Now showing items tagged Futurist
Across the board, organisations are changing. Post-pandemic workplace practices, changing tech trends and generational shifts are impacting the way organisations must run and respond to the world. Local governments are not exempt from the trends dominating the workplace and the world at large, which represent a whole new set of opportunities, or threats, for those paying attention.
Here are 5 trends local governments need to watch.
In an era increasingly defined by scandal, hypocrisy and betrayals of public trust, customers are increasingly holding corporations to high standards of integrity. Businesses and brands can no longer afford to cut ethical corners, fall short of marketing promises or fail to practise what they preach. In an age of skepticism and transparency, what customers are craving from their companies is congruence.
In order to build the trust and rapport with customers that has been so often compromised, businesses and brands need clear sets of values that they are committed to upholding. Without clear values to guide conduct and culture, it’s easy to lose our way, lose sight of the things that really count and subsequently lose the trust of those who matter most.
Within an economy increasingly characterised by precarity and uncertainty, the growing class of creators represents an alternative approach to money-making to traditional employment. Largely driven by Gen Zs, who are increasingly turning away from conventional career paths and towards options with greater independence and flexible, the creator economy continues to work its way into the mainstream.
A kind of gig economy for digital spaces, the creator economy involves those individuals who are using online platforms to publish and monetise content. Posted on platforms like Instragram, TikTok, YouTube, Patreon and Substack, the content of the creator economy is as diverse as the creators producing it. Whether through subscriptions, brand partnerships or advertising, creators are able to generate income through the appeal of their content.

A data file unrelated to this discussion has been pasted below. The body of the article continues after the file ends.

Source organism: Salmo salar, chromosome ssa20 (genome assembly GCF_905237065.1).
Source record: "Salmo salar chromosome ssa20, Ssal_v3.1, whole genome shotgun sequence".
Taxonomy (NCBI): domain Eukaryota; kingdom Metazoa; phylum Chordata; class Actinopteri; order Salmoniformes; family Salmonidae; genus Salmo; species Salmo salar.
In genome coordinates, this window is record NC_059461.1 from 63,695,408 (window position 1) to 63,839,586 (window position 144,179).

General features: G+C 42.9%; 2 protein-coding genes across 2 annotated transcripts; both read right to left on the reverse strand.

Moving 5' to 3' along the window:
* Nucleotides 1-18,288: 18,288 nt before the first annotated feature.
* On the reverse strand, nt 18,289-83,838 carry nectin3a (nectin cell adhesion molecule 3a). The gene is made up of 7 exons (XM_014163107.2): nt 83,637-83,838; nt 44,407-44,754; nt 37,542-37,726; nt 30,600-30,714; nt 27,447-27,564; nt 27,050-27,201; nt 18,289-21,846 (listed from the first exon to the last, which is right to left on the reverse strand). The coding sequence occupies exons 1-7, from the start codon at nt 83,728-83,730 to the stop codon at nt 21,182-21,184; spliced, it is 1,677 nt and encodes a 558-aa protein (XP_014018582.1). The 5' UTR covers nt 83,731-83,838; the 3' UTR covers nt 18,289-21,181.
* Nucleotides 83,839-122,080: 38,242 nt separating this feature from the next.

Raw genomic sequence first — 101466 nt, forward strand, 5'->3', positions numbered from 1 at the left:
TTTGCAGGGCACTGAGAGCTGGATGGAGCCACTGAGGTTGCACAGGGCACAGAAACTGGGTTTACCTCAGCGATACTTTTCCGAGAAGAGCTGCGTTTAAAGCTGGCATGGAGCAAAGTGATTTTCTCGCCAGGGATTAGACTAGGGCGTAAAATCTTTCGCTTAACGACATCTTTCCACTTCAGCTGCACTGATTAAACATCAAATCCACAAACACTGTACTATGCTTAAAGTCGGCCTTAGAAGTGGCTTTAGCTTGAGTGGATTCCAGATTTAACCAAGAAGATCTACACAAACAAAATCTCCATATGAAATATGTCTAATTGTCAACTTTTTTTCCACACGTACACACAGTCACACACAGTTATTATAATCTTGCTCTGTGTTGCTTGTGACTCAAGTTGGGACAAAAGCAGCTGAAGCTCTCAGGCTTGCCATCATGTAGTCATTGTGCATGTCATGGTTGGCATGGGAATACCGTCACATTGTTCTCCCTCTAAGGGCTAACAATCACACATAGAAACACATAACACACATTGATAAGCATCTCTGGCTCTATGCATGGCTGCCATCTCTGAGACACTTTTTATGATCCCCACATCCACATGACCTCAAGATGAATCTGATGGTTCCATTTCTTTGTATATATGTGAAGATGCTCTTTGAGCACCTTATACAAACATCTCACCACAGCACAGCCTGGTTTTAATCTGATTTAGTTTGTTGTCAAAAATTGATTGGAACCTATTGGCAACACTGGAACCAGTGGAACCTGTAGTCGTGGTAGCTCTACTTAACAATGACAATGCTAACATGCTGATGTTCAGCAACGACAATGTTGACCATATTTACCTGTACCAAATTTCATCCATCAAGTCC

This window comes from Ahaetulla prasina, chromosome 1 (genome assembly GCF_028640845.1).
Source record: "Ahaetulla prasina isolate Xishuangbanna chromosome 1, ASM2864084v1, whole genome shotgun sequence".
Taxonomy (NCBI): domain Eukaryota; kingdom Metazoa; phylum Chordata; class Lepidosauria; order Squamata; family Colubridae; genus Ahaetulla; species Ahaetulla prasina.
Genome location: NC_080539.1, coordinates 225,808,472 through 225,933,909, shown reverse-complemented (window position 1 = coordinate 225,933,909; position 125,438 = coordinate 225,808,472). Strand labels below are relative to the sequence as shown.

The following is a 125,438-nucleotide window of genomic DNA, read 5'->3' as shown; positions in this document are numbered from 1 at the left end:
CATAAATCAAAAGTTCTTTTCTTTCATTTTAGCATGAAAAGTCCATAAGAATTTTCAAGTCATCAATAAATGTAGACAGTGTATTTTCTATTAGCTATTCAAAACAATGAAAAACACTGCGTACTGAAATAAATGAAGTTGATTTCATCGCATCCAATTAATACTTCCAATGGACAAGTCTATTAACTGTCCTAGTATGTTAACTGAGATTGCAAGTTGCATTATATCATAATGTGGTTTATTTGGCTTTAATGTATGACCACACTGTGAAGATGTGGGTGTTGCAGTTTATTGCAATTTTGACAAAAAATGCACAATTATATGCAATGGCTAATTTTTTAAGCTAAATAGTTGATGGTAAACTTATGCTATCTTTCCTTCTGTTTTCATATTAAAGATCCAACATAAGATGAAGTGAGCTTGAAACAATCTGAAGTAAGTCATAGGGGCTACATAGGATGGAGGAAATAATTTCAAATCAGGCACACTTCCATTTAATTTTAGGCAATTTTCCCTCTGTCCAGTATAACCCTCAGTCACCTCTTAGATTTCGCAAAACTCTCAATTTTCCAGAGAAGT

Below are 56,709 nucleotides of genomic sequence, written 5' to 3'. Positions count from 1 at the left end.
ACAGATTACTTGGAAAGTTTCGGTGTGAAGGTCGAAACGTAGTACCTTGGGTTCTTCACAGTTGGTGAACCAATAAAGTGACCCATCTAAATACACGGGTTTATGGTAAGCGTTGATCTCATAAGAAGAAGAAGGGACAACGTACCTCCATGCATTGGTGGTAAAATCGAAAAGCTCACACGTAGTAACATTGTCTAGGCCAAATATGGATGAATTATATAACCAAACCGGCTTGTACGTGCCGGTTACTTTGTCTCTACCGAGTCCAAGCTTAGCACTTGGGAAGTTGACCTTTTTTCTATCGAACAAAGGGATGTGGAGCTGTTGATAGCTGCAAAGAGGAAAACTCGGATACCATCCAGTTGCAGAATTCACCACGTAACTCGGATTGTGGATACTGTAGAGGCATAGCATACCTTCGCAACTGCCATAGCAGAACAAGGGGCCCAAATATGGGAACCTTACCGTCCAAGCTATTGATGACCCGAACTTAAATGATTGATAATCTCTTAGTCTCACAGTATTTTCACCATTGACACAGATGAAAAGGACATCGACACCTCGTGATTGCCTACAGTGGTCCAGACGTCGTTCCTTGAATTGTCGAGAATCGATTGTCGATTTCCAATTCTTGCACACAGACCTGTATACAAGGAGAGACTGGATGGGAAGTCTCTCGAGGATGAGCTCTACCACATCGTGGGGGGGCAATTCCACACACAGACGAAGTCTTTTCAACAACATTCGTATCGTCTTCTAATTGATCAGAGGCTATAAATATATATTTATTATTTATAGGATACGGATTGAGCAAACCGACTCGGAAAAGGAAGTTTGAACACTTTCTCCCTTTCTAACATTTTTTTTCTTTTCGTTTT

The fashion industry’s history of highly homogenised models has been an object of wide criticism for years now. Companies have made clear efforts to diversify the identities and appearances of the models representing their brands in order to more inclusive of the wider population.
Recent integration of AI within some of the world’s big fashion brands is seeing the diversification of models and the representation of customers become a much more viable reality. In partnership with AI company Lalaland.ai, Levi Strauss & Co is trialling a new approach to modelling their denim, using AI fashion models in place of humans.
In a world that is becoming more and more futuristic by the minute, there are few places that need our attention as urgently as education. While innovations and changes may represent exciting strides towards the future for those of us already in the adult world, they place urgent demands on the knowledge and skills of today’s students - the ones who will actually inhabit the future that is approaching.
Today’s students need to be equipped within innovative classrooms with adaptable skills for their unpredictable futures. However, for teachers, the disruption of the pandemic to students’ learning, the speed at which technologies like ChatGPT are infiltrating the classrooms and ever-increasing layers of bureaucracy mean integrating innovation and creativity in the classroom is often far beyond their capacity.
Retrospect makes fools of many of history’s giants, consistently proving true the proverb, “Pride comes before a fall.” From enemies to empires, individuals to organisations, it’s the players who grow too comfortable at the top who suffer the hardest fall.
When I’m working with clients, I strongly encourage them to keep a watchful eye on the forces of disruption that they may be least expecting or least concerned about. Unconventional competition is constantly the catalyst for the downfall of the big players, not least because it is often dismissed, underestimated or simply undetected until it’s almost too late. Of all the many forces of disruption organisations are vulnerable to in the modern world, unconventional competition might be the hardest to monitor and respond to.